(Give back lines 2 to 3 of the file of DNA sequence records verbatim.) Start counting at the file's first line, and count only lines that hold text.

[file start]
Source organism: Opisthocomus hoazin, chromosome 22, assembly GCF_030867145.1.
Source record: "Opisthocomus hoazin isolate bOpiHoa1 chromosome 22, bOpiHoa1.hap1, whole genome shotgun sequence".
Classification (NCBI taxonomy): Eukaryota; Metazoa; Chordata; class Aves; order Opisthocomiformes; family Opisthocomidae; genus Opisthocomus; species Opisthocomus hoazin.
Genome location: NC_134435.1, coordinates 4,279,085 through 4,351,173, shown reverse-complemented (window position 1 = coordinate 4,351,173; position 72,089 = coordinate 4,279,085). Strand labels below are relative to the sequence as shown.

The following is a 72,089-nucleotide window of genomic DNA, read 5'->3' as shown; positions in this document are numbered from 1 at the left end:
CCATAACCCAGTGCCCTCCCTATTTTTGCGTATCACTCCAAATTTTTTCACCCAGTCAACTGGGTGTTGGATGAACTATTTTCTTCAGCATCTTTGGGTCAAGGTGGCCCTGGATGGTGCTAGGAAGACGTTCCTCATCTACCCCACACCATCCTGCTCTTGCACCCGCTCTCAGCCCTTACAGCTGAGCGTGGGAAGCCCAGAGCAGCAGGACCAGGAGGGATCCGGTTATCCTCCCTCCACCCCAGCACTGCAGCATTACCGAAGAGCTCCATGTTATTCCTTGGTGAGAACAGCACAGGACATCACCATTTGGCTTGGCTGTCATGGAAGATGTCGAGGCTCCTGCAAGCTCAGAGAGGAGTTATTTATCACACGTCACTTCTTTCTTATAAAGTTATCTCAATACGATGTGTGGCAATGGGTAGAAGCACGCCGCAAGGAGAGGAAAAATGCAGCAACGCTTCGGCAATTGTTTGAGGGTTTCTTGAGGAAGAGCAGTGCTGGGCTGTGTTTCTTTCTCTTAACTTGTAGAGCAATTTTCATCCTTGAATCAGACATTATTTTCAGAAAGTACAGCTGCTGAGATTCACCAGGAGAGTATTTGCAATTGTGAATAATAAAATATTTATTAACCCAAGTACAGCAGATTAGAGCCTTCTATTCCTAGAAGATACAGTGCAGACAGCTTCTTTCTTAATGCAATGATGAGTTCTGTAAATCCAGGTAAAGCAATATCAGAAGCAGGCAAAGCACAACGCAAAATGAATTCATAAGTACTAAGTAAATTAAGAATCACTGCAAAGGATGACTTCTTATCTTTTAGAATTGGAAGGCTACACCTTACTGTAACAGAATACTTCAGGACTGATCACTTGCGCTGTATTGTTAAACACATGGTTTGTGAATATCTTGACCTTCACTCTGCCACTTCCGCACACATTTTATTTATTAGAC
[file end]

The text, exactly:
Source record: "Opisthocomus hoazin isolate bOpiHoa1 chromosome 22, bOpiHoa1.hap1, whole genome shotgun sequence".
Classification (NCBI taxonomy): Eukaryota; Metazoa; Chordata; class Aves; order Opisthocomiformes; family Opisthocomidae; genus Opisthocomus; species Opisthocomus hoazin.